Mike Speaks at 2008 AFL-CIO LCC Conference on State and Local Central Labor Organizations

Michael Okun spoke at the 2008 Annual Conference of the AFL-CIO Lawyers Coordinating Committee (LCC), which was held in Seattle. Mike’s talk was part of a session concerning the representation of state and local movements and their partner 501(c)(3) organizations. He presented a paper, written along with Narendra Ghosh, entitled A Brief Overview of the Law Governing the AFL-CIO’s State and Local Central Labor Bodies.

Summary: In every state and hundreds of communities around the country, the labor movement benefits from the presence and work of state, area, and local labor bodies chartered by the national AFL-CIO. Unlike their affiliate local unions, these central labor bodies are not directly involved in direct representation of workers, contract negotiations or administration, direct organizing, or litigation under the National Labor Relations Act or the Railway Labor Act. Instead, the AFL-CIO’s state and local central bodies are designed to coordinate and lead the labor movement’s work in particular geographic areas around the labor movement’s legislative, policy, and electoral goals. State and local central bodies also provide support to organizing campaigns and contract fights in their areas, although state federations and central labor councils do not directly represent workers.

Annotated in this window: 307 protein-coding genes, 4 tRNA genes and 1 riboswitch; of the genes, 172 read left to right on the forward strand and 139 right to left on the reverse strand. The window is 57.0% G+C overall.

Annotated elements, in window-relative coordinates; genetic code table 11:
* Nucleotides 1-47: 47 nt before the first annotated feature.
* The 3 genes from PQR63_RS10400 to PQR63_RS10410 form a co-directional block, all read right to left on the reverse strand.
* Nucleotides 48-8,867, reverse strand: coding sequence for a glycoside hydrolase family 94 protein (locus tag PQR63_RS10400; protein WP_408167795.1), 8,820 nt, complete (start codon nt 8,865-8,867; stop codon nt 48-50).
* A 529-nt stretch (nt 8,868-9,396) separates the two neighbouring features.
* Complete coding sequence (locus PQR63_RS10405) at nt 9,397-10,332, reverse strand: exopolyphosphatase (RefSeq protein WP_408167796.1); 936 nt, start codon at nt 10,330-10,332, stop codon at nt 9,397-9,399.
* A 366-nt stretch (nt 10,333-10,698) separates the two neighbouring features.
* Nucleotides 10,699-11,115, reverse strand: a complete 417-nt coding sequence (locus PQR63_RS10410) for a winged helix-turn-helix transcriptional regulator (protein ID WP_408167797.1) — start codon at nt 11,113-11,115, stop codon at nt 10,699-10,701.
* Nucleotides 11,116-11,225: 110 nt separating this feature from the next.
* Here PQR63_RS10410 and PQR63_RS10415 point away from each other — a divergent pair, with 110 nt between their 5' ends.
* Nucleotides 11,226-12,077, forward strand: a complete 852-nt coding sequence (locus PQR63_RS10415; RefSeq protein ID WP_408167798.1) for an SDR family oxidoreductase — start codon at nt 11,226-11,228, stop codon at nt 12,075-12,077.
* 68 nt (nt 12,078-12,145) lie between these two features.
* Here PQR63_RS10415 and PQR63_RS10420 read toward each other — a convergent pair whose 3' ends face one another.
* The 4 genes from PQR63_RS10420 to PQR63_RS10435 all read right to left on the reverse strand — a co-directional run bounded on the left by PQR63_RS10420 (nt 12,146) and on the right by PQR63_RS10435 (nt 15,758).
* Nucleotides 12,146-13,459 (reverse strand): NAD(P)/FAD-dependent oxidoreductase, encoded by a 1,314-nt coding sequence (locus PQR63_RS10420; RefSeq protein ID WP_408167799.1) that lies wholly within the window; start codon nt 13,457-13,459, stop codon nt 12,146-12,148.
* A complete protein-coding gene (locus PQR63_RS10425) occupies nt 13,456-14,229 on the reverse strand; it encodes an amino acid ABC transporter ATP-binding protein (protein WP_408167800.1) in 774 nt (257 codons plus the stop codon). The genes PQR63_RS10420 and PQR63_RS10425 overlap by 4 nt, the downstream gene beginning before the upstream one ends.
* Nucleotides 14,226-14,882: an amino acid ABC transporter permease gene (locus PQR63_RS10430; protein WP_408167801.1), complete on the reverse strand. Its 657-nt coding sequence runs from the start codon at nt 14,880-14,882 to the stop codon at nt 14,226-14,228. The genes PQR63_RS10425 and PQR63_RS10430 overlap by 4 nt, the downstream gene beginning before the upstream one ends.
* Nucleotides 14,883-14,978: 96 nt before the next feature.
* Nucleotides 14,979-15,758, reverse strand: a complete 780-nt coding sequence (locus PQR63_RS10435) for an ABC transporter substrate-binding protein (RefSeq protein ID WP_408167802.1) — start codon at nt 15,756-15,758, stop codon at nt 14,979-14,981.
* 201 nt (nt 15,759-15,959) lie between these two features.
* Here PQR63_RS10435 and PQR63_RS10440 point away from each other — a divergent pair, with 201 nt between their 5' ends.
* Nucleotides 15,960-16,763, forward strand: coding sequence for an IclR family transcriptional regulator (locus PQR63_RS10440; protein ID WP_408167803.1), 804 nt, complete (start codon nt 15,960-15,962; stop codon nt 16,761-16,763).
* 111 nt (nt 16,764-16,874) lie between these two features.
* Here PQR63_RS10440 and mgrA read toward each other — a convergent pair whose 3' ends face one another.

While central labor bodies experience many of the same legal problems as local unions and other not-for-profit organizations, they also face their own unique challenges. In grappling with these issues, state federations and central labor councils operate under a somewhat different set of legal rules as compared to local unions.

This paper outlines some of the common legal issues and questions faced by state and local central bodies in running their organizations, and describes some of the key laws and rules governing these organizations. This paper is designed to be a resource for union lawyers who might be unfamiliar with this particular breed of labor organization but who might be called upon from time to time to provide advice to a state or local central body facing a legal or constitutional question.